In order to appreciate the value of vaccines, the film began by addressing the recent resurgence of diseases like pertussis (whooping cough) and measles. It explained the infectious nature of these diseases, illustrated how epidemics are tracked and spread, and allowed viewers to see a tearful mother watching her infant child laying in a hospital bed and battling violent coughing fits brought on by an incurable disease known as pertussis. Read more…
Another great vaccine documentary is set to air this month. That’s right! Mark your calendars and set your DVRs!
Vaccines – Calling the Shots will premiere on PBS NOVA on Wednesday, September 10th. Due to anticipated coverage of President Obama’s address to the nation at 9pm (EST) and 8pm (CT), the film will air immediately following coverage of the President at approximately 9:20pm (EST) and 8:20 pm (CT).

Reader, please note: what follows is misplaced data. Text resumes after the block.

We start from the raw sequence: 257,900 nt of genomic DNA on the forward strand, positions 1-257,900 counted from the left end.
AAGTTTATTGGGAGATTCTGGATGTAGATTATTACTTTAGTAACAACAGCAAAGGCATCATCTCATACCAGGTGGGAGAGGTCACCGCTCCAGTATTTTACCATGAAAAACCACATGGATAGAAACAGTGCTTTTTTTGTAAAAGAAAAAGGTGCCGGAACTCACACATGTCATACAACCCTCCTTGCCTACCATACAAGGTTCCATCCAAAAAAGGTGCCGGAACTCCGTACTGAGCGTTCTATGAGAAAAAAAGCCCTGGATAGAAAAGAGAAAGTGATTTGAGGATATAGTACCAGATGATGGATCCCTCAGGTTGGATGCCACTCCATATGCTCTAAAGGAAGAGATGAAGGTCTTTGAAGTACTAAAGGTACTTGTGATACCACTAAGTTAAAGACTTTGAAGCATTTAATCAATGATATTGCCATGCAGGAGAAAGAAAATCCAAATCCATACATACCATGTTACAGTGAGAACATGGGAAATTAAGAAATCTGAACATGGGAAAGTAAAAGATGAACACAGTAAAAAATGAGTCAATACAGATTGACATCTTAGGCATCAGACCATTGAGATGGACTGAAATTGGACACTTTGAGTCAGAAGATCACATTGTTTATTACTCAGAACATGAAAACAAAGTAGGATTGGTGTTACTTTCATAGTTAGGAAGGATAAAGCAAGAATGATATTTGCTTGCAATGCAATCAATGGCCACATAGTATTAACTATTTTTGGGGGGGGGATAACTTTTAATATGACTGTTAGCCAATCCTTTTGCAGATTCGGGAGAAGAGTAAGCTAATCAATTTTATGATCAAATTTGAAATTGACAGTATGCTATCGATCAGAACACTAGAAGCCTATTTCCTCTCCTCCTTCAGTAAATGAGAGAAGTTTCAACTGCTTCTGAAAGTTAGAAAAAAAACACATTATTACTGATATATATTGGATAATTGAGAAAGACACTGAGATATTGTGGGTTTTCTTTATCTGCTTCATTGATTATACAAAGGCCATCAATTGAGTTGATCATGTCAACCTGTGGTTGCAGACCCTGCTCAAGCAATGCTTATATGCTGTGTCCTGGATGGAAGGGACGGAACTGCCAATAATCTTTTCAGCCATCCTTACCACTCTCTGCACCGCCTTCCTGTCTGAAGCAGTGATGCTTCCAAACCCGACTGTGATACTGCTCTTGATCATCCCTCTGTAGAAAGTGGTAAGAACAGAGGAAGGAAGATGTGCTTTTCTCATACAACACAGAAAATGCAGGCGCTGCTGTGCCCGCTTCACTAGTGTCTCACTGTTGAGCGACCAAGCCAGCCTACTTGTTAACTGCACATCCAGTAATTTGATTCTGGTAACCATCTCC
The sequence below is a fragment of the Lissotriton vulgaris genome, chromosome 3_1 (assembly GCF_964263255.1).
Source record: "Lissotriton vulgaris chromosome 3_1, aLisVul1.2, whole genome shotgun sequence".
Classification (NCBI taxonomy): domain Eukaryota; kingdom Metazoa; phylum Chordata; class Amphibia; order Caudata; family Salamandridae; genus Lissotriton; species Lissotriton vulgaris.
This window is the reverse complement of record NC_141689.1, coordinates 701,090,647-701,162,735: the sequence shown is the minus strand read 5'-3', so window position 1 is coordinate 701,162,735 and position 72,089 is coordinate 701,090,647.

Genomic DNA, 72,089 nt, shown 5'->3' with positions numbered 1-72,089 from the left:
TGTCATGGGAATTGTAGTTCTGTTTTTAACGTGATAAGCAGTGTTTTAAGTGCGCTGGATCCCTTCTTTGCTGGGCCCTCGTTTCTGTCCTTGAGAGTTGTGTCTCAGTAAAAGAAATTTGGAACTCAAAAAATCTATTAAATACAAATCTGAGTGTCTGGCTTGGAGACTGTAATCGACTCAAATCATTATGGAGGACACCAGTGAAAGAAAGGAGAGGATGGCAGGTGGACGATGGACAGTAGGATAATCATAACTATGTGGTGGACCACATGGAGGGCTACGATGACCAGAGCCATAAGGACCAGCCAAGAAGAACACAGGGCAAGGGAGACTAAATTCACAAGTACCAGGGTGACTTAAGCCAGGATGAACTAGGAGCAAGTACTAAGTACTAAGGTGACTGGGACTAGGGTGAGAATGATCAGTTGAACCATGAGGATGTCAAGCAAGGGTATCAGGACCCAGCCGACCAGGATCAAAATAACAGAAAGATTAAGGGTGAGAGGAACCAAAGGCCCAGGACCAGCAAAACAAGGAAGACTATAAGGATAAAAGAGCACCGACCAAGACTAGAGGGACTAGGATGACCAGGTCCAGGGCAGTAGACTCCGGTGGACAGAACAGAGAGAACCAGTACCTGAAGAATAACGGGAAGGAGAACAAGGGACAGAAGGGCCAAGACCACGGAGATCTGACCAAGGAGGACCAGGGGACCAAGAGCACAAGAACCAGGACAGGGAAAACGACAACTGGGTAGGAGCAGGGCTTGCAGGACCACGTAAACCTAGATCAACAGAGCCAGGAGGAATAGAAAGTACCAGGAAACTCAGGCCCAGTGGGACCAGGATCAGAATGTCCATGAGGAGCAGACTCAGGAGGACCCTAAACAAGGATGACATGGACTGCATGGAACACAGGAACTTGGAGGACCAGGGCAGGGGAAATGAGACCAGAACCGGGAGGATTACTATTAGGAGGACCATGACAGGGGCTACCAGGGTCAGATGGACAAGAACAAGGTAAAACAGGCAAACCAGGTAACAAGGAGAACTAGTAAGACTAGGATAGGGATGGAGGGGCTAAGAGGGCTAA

“Vaccines – Calling the Shots” is a special production which examines the science behind vaccinations and takes viewers around the world to track epidemics. The film explains why diseases, which were largely eradicated a generation ago, are returning to the United States. It also explores the risks and consequences of opting out of vaccines, and identifies parents who are wrestling with vaccine-related questions.
This brief preview provides a glimpse of what this new documentary is all about:
Help Generate Awareness About this New Documentary
Vaccine hesitancy and refusal is often rooted in the proliferation of immunization misinformation. However, educational films like “Vaccines- Calling the Shots” can help separate facts from fears. Therefore, we ask for your support and participation in getting the word out about this film. Not only will you be helping to combat misinformation, but you will help others to understand and appreciate the science behind immunizations.